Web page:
Will Yahoo! Finally Sell its Asian Assets to Alibaba?
That's the question everyone is asking. But will we ever get an answer?
The two entities are eager to gain at least a portion of Yahoo!'s assets, with Alibaba looking to take back Yahoo!'s stake in the firm, and Softbank seeking control of Yahoo!'s Japanese affiliate. This news comes from Dealbook's sources, who were reportedly briefed on the matter.
Alibaba and Softbank have been slowly gaining steam in their supposed – though not entirely confirmed – interest in Yahoo!'s assets. Less than three weeks ago, there were reports that the two buyers had teamed up to acquire the entire company.
To date, Silver Lake (a private equity firm) has provided Yahoo! with its largest buyout offer at $16.60 per share. At that time, Blackstone Group (NYSE: BX) and KKR (NYSE: KKR) were among the companies that were said to be interested in acquiring all or a portion of the company. If Yahoo! accepts the Alibaba/Softbank offer, Dealbook's sources said that it “may” reject separate investment proposals from the aforementioned Silver Lake, as well as TPG Capital.
The Alibaba/Softbank deal is reportedly valued at $14 per Yahoo! share, but with the stock spiking just before the market close (which you could have heard about instantly with Benzinga Pro's realtime newsfeed), and with Yahoo! shares rising further in after hours trading, it's hard to believe that the company would accept such a low offer. But with a total value of $17 billion (Yahoo!'s stake in Alibaba could be worth as much as $12 billion, while Yahoo! Japan could be worth $5 billion), Yahoo! board members may not be able to resist.
Assuming the deal goes through, Dealbook said that Yahoo! is expected to keep a 15% stake in Alibaba. Dealbook reported that this could be executed as either a “standalone deal or alongside a minority investment in Yahoo by Silver Lake or TPG.”
Aside from unconfirmed buyout offers, Yahoo! hasn't received much positive attention this year. The media giant did, however, announce a moderately surprising partnership with ABC News, one of Disney's (NYSE: DIS) many subsidiaries. In a company release, the two corporations claimed that the partnership would “enhance and transform the delivery of news and information across the digital landscape.”
Buyout or not, Yahoo! isn't in the best position right now. Trip Chowdhry, an analyst with Global Equities Research, recently said that Tim Morse – the interim CEO that replaced Carol Bartz – should have been fired along with her.
“Both Carol and Tim [Morse] should have been fired together as they both have damaged YHOO's business and repairing it will be extremely difficult,” Chowdhry said in September. “We don't have high opinions on the CFO...he just kept cutting costs which is the…easiest thing to do. Both the CEO and CFO are completely clueless of the velocity of innovation that is needed to succeed in the Internet space.”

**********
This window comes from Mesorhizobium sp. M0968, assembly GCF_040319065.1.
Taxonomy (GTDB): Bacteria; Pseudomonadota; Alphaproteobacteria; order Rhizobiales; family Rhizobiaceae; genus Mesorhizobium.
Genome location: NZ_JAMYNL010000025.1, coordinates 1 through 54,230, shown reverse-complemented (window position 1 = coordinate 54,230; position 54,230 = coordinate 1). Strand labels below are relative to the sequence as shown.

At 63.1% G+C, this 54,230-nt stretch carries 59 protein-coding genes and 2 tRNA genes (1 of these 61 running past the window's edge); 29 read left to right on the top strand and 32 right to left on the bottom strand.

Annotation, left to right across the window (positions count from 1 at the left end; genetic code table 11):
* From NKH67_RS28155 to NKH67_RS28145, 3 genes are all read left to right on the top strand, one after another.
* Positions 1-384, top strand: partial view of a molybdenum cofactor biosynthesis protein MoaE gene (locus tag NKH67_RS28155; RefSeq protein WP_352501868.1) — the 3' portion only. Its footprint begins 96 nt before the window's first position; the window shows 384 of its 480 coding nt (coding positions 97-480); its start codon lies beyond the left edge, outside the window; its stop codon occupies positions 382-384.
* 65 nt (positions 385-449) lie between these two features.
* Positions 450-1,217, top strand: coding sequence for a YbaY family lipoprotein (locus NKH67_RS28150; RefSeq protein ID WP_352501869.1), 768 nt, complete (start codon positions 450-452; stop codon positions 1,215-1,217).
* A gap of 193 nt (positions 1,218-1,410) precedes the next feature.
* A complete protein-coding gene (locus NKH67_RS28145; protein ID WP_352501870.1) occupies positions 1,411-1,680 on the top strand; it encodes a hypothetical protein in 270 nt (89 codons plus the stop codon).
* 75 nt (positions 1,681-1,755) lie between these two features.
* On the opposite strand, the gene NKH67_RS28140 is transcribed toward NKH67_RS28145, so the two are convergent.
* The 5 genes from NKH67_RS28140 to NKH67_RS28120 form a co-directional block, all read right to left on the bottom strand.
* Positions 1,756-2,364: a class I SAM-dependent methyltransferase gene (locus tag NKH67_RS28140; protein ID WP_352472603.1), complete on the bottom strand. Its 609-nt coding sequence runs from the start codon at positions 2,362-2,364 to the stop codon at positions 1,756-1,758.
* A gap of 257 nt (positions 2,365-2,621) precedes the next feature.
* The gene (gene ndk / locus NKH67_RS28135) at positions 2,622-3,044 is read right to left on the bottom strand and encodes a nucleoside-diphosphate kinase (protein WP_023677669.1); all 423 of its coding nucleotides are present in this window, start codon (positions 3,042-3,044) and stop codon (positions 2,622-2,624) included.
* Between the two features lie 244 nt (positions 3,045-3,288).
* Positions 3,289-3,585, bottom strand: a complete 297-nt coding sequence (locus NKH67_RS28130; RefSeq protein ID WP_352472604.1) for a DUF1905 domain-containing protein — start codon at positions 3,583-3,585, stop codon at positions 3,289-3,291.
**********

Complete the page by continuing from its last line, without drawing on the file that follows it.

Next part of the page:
Chowdhry added that he did not think Yahoo! would be able to attract top talent, “And probably YHOO will need to settle with the leftover talent that is available in the market today.”
Unfortunately, “leftover talent” may be better than what the company currently employs. Daniel Loeb, a hedge fund manager and the founder of Third Point LLC, recently referred to Yahoo!'s Chairman, Roy Bostock, as a “Destroyer of Value.”
“Mr. Bostock's failure on the call to acknowledge his pivotal role in, and accept responsibility for, the decline of Yahoo! makes clear that he does not intend to voluntarily follow his recently terminated hand-picked executive, Ms. Bartz, out the door,” Loeb wrote in a letter to Yahoo! co-founder Jerry Yang. “It is our strongly held belief that not only has Mr. Bostock been a destroyer of value, but also so long as he serves as Chairman of the Board, the Company will not be able to attract the talent it needs and deserves, particularly at the CEO level.”
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Aside from Mr. Loeb, few Yahoo! investors have openly spoken about what they'd like to see from the company. But we do know that:
- Whenever Yahoo! inches closer to a sale, the stock shoots up (a no-brainer reaction to corporations that are expected to be bought out).
- Earlier this year, Yahoo! was one of the leading companies rumored to be interested in acquiring Hulu. Now that Yahoo! is too busy to think about that, Amazon (NASDAQ: AMZN) and DirecTV (NASDAQ: DTV) are free to battle Google (NASDAQ: GOOG) for control of the growing video property.
On the downside, the Chinese-owned Alibaba could use Yahoo! to:
- Build a new, international threat to Google's numerous enterprises.
- Create new competition for Microsoft's (NASDAQ: MSFT) rising search engine, Bing.
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